A brief introduction to UML and pointers to further readings.
UML — the Unified Modeling Language — is a graphical language designed to describe software through formalised diagrams. There are several different types of diagrams available, but the ones most relevant to ArchGenXML are:
- The class diagram
- The state diagram
Class diagrams are used to draw interfaces,
content types (represented as classes) and
tools (represented as classes with the
stereotype), as well as the attributes and
public operations on these. In addition,
associations in the diagram show how objects are aggregated
within or referenced from one another.
The goal of model-driven development is to create the "blueprints" for your software in a well-defined, easily-communicated format: the UML model and diagram thereof. You can design your model using visual tools until you have a structure which adequately represents your needs, and ArchGenXML will generate the necessary code.
For all but the simplest products, you will have to customise that code somewhat, filling in method bodies, creating new page templates, etc., but ArchGenXML takes care of all the boilerplate for you. With tagged values and stereotypes you can customise the generated code with a surprising degree of flexibility and control, and when you need to hand-code something, ArchGenXML won't overwrite your changes (provided you stick to the protected code sections, clearly marked in the source code).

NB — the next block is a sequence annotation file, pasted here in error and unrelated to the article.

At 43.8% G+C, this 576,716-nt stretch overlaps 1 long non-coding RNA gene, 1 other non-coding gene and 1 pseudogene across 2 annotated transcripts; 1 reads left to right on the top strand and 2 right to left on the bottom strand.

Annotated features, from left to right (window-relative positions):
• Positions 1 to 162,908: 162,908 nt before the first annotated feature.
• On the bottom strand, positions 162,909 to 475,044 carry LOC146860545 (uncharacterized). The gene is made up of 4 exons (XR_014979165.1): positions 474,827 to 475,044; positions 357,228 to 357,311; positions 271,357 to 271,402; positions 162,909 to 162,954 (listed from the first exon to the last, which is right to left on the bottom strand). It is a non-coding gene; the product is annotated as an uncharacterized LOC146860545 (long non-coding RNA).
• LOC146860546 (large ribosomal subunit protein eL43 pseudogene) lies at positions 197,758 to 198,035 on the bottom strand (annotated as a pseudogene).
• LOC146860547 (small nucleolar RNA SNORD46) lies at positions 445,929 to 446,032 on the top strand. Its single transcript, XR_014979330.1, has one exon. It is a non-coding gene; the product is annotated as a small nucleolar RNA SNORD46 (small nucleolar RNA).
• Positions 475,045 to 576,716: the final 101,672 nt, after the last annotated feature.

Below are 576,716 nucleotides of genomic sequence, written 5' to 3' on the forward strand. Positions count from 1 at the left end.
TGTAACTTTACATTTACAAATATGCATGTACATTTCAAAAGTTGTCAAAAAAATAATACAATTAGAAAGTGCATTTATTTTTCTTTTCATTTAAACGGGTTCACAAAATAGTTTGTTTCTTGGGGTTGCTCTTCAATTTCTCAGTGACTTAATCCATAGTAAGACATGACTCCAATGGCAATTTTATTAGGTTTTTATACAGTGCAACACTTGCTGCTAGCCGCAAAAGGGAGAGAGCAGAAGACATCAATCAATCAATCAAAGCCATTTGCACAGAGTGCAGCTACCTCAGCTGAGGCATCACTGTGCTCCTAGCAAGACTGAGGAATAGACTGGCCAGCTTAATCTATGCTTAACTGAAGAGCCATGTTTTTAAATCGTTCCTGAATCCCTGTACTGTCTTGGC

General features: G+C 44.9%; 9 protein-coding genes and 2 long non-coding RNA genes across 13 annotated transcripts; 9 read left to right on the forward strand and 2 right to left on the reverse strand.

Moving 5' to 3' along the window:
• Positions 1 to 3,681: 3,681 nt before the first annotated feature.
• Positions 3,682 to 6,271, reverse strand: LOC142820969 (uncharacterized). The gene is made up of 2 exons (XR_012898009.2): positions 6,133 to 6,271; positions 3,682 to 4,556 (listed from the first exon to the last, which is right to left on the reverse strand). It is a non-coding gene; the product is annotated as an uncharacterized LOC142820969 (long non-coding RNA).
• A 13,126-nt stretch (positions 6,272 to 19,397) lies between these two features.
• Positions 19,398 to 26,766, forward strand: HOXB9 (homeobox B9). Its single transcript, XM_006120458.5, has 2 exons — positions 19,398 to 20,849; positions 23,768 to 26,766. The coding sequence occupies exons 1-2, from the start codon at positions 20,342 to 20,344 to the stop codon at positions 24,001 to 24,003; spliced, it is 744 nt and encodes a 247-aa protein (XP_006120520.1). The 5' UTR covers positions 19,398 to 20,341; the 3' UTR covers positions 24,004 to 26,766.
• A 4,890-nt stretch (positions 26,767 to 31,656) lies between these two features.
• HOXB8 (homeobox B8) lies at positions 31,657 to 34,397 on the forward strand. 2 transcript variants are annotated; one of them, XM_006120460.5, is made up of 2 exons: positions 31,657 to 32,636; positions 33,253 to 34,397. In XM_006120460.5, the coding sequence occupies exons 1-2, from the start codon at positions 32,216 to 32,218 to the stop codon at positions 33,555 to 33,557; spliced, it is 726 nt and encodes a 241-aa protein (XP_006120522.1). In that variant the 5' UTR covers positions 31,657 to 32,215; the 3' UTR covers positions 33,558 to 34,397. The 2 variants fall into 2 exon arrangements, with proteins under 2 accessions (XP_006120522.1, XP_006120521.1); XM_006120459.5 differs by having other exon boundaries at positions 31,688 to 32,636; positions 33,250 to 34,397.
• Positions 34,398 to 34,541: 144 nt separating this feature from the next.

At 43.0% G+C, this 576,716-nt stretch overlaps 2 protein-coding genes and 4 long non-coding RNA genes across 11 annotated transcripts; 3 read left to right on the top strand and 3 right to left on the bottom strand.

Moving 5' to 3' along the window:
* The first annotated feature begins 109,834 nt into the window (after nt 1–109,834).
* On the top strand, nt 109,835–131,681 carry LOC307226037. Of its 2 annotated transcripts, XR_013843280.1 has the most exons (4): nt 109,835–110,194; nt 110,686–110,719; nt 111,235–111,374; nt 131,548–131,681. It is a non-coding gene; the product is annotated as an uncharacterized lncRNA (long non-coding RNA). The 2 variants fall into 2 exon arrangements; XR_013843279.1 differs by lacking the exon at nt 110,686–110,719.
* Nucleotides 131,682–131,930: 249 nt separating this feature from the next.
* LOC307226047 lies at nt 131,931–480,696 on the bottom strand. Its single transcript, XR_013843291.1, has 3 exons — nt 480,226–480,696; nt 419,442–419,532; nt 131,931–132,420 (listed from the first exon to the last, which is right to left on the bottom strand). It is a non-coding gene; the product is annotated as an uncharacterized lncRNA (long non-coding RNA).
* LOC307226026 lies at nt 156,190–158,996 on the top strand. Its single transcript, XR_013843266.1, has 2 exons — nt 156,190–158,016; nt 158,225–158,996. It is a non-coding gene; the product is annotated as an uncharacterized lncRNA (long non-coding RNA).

This manual does not aim to teach you UML and object-oriented, model-driven software development. There are several other fine manuals about that on the web. A very good starting point is the OMG UML Resource Page, including its web-links to tutorials.
For a quick-start read Practical UML chapters 'class-diagram' and 'state-chart-diagram'.